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Draw like an Interior Designer

Lesson 2 of 23

Materials and Tools to Use when Drawing

Jorge Paricio

Draw like an Interior Designer

Jorge Paricio

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Lesson Info

2. Materials and Tools to Use when Drawing

Lesson Info

Materials and Tools to Use when Drawing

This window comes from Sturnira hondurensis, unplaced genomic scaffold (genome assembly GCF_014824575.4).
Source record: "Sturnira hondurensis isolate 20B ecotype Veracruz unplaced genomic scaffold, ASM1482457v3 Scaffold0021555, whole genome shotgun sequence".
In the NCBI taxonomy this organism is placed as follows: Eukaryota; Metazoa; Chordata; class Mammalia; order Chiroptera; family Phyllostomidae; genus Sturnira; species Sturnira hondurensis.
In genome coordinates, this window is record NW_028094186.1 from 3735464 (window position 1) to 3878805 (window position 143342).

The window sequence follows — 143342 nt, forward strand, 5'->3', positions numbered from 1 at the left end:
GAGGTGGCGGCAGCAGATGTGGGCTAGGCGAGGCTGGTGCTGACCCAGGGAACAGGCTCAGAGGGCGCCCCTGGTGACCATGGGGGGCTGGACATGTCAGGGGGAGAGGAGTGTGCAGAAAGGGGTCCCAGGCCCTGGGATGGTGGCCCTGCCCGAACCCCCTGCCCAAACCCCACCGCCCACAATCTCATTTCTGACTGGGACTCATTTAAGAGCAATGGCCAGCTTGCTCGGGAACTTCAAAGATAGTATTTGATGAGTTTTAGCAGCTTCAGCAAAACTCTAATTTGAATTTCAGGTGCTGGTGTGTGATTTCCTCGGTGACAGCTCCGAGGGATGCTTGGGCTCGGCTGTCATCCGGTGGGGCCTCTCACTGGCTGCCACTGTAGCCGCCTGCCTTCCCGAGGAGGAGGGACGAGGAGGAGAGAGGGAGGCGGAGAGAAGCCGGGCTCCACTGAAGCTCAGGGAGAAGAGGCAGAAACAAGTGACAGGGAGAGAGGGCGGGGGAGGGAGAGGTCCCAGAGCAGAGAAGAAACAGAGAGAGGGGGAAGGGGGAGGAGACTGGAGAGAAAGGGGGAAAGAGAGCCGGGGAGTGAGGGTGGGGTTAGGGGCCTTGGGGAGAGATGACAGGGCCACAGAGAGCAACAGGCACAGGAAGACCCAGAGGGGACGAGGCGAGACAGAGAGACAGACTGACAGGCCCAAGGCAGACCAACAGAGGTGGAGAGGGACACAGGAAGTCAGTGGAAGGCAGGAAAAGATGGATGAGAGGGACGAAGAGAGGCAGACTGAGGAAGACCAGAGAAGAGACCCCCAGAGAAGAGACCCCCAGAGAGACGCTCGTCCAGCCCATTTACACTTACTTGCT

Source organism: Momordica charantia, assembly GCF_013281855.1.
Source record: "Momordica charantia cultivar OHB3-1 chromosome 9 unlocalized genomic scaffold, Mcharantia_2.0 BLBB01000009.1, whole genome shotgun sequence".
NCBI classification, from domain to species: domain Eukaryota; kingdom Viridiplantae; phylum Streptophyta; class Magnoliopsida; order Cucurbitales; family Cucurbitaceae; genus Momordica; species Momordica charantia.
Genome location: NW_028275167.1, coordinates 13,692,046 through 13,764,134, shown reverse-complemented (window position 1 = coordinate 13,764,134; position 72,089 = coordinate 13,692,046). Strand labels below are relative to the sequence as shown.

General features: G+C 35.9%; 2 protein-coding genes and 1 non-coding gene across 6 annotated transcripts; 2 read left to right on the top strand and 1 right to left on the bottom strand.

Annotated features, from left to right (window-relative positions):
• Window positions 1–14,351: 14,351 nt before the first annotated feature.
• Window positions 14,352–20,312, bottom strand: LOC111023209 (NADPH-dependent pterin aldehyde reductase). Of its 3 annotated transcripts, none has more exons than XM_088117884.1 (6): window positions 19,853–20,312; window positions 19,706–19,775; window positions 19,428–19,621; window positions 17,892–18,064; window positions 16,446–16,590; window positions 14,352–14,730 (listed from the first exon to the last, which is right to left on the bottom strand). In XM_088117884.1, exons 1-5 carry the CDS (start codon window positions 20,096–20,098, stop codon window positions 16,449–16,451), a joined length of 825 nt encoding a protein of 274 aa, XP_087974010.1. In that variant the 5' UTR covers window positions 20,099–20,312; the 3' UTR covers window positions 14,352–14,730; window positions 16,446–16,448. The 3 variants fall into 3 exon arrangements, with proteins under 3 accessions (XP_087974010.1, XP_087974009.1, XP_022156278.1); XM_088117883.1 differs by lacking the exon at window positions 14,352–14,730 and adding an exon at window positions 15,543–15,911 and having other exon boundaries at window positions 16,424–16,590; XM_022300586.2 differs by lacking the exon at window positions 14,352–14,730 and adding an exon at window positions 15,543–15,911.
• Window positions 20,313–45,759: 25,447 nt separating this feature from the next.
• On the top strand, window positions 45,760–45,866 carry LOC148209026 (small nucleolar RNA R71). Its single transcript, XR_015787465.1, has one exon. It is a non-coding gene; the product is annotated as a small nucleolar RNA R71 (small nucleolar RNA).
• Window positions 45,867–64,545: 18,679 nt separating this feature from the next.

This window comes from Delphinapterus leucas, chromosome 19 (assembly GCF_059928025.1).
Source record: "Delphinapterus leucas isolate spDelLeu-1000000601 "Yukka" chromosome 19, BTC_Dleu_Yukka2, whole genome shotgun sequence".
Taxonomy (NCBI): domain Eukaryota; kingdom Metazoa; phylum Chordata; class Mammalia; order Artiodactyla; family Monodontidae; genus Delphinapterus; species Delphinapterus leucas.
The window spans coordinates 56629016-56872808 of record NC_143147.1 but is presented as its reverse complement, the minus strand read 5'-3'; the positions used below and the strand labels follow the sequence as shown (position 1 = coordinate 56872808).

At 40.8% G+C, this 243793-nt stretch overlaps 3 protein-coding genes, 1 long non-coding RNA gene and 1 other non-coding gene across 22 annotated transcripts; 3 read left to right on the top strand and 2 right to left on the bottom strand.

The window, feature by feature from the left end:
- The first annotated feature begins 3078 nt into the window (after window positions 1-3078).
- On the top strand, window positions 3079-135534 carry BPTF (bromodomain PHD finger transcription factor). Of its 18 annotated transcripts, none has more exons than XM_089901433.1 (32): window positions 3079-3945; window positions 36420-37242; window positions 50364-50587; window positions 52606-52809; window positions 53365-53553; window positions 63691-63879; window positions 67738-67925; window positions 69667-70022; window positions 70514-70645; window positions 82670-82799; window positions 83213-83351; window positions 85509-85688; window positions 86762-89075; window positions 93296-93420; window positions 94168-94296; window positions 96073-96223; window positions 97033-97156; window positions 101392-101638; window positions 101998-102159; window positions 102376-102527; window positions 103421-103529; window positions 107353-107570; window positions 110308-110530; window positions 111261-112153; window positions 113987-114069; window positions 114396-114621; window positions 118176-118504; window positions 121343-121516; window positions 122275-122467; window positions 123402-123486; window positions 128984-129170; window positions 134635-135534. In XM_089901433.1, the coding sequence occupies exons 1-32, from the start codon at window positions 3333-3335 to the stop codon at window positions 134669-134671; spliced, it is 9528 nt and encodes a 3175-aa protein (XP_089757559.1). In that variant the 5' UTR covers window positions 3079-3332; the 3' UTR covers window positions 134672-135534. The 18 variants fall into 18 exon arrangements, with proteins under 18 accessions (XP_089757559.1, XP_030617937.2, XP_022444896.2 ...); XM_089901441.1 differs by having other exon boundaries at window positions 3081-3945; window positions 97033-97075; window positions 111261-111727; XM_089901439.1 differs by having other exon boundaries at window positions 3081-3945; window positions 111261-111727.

All right. So what? We need to get covered. The beginning is first. The right materials the papers, for example. We have graphics 3 60 which is a good marker paper. It is 100% wreck translucent material. Um, and we really need to use this type of paper to dio good renderings because the markers will pick up the color a lot better. We also have tracing paper. Tracing paper is used in the profession to, um do preliminary work. Sometimes we do not get good drawings from the very beginning. We have to work in layers until we get to a good point so we can buy them in roles where we can buy them in separate sheets such as this one would just have to kind of break it like this and then put it on top of our drawings. So that's the 2nd 1 And then we have 1/3 type of paper. Who didn't you see this much? But he sold so good that it's new spring paper. These paper allows us to do very quick sketches to get us to a good point. So we can just thought very loosely to sketch her ideas this paper, what...